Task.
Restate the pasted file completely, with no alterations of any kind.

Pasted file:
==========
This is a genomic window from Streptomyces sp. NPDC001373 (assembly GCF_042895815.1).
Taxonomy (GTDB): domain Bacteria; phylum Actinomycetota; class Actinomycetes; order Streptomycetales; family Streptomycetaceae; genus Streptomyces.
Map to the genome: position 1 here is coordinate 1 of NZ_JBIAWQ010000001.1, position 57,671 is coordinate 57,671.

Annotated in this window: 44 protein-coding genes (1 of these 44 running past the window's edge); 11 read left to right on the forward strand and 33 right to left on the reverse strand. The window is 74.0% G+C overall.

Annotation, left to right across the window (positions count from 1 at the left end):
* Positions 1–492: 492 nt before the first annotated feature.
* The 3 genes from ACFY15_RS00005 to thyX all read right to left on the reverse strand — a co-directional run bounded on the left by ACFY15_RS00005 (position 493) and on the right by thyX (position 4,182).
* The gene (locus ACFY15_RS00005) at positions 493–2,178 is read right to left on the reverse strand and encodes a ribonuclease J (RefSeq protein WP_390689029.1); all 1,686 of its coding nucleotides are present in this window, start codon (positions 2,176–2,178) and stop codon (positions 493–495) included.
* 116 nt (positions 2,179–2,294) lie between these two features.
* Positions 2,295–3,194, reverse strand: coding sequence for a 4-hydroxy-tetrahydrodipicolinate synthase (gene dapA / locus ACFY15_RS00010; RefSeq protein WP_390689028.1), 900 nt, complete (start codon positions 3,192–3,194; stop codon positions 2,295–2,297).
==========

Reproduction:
This is a genomic window from Streptomyces sp. NPDC001373 (assembly GCF_042895815.1).
Taxonomy (GTDB): domain Bacteria; phylum Actinomycetota; class Actinomycetes; order Streptomycetales; family Streptomycetaceae; genus Streptomyces.
Map to the genome: position 1 here is coordinate 1 of NZ_JBIAWQ010000001.1, position 57,671 is coordinate 57,671.

Annotated in this window: 44 protein-coding genes (1 of these 44 running past the window's edge); 11 read left to right on the forward strand and 33 right to left on the reverse strand. The window is 74.0% G+C overall.

Annotation, left to right across the window (positions count from 1 at the left end):
* Positions 1–492: 492 nt before the first annotated feature.
* The 3 genes from ACFY15_RS00005 to thyX all read right to left on the reverse strand — a co-directional run bounded on the left by ACFY15_RS00005 (position 493) and on the right by thyX (position 4,182).
* The gene (locus ACFY15_RS00005) at positions 493–2,178 is read right to left on the reverse strand and encodes a ribonuclease J (RefSeq protein WP_390689029.1); all 1,686 of its coding nucleotides are present in this window, start codon (positions 2,176–2,178) and stop codon (positions 493–495) included.
* 116 nt (positions 2,179–2,294) lie between these two features.
* Positions 2,295–3,194, reverse strand: coding sequence for a 4-hydroxy-tetrahydrodipicolinate synthase (gene dapA / locus ACFY15_RS00010; RefSeq protein WP_390689028.1), 900 nt, complete (start codon positions 3,192–3,194; stop codon positions 2,295–2,297).